Saleroom Life

by Sheffield Auction Gallery

Month: May 2016

Wristwatches

During the 1920s and 30s, wristwatches would replace the fashion for pocket watches. A wristwatch was a far more practical timekeeping method and was issued in the military during the First World War in reflection of this. Accurate timekeeping was now necessary and watches became everyday items instead of expensive possessions few could afford. Following the war, a new market emerged and by the end of the 1930s sales of the wristwatch were outnumbering the pocket watch.

The design of the earliest wristwatches was not that different from the pocket watch; the face was a smaller version and was attached to the straps with wire ‘lugs’. The earliest versions from the 1920s and 30s were usually simple rectangular or circular faces, reflecting the fashion of the period for geometric shapes and clean lines. During the 1940s and 50s, wristwatch design expanded to
include more extravagant creations and unusual shapes with many watches taking on more of the stylistic traits of jewellery from the period.

Part of a single-owner collection of vintage wristwatches recently sold at Sheffield Auction Gallery

Part of a single-owner collection of vintage wristwatches recently sold at Sheffield Auction Gallery

As a rule the very earliest wristwatches usually hold low monetary value to collectors unless they are unusual or of particularly fine quality. Value is found in many factors, including the maker, the materials, the style and date of the watch as well as the type and complexity of the movement.

Some of the makers to look out for include the more famous Rolex, Omega and Cartier as well as the lesser known Hamilton and Elgin. Rolex, the brand developed in 1905 at Wilsdorf & Davies in London, is particularly interesting as Hans Wildorf actually started his first wristwatch factory on the basis of his theory that the wristwatch would became more popular than the more dominant pocket watch; a gamble that definitely paid off.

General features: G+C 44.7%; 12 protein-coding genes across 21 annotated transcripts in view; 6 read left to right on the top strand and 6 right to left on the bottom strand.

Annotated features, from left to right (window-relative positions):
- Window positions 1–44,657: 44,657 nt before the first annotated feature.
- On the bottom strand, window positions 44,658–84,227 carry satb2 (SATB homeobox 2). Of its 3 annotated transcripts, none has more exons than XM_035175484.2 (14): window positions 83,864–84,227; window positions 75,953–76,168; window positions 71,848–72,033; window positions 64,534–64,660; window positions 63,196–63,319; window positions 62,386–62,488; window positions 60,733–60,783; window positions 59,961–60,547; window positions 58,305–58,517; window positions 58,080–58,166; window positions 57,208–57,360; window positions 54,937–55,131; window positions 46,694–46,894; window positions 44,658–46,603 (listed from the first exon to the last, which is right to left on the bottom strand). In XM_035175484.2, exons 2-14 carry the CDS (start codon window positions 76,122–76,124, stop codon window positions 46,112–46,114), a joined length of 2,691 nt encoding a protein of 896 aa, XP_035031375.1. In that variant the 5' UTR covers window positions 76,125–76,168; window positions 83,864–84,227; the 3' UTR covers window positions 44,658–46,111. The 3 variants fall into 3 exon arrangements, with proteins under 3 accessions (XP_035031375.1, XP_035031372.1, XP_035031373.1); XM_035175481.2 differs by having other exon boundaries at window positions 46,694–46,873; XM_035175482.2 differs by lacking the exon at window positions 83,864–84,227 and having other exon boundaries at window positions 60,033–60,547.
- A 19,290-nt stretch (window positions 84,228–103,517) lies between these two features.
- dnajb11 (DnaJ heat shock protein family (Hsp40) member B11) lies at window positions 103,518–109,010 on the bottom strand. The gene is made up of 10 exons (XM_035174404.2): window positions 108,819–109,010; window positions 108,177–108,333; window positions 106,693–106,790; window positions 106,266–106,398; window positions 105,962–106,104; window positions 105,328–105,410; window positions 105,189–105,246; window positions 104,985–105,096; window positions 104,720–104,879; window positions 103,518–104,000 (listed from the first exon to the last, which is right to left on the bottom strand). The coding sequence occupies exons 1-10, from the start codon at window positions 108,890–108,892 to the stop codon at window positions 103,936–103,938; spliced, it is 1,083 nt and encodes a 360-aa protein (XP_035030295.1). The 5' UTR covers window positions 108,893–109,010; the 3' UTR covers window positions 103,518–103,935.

Senior Valuer Michael Dowse

For more information or if you have similar items, please get in touch with us, full details can be found on our company website

Burleigh Ware

Burleigh Ware was founded in 1851 by Hulme and Booth in Burslem, Staffordshire, the heart of British ceramic manufacturing. Fine quality earthenware was what was originally made and continued to be made when in 1862 the business was taken over by William Leigh and Frederick Burgess and the name changed to ‘Burgess and Leigh’. In 1868 the operation moved to the larger premises of Hill Pottery but continued to make a range of utility, toilet and dinner ware. Slowly as the Pottery grew and production increased, new ranges of tableware began to be made with more complex patterns cementing its reputation for fine craftsmanship.

The period of the 1920s and 30s is generally known as the golden era of Burleigh Ware with the pottery being in its most productive period and employing over 500 workers with some of the most highly skilled potters and artists of the time working for them. They expanded into brightly coloured tableware during this time with probably their most recognisable pieces today being the yellow vases with sculptural handles in the form of animals and humans. The vases were all handpainted so each one was slightly different, with the most attractive generally being the most sought after.
Designers Charles Wilkes and Ernest Bailey are credited with much of the designs of these iconic vases. They made a huge variety of animals from parrots and kingfishers to butterflies and squirrels and even dragons. Most of the animals can be picked up for very reasonable prices at auction. The human characters tend to be more sought after with the examples such as the rare guardsmen and the sporting designs of the golfer and cricketer particularly popular.

Senior Valuer Michael Dowse

For more information or if you have similar items, please get in touch with us, full details can be found on our company website

Rookwood

Rookwood is considered by many one of the most powerful and influential potteries in America, but it actually started life as a mere ‘hobby business.’

American heiress, Maria Longworth Nicholas dabbled in the pottery business until, in 1883, she joined forces with a new production manager, William Watts Taylor, who transformed her hobby into a flying commercial success.

The first glaze to come out of the pottery was the ‘Standard’ glaze in 1884 developed by Laura Fry. It was a clear and glossy glaze with brown and beige tones. The vast majority of designs for this glaze were inspired by nature featuring flowers or leaves, although on rarer pieces portraits can be found. Their key to success was the focus on high quality from the very beginning; the company employed the most highly skilled artists, craftsmen and technicians.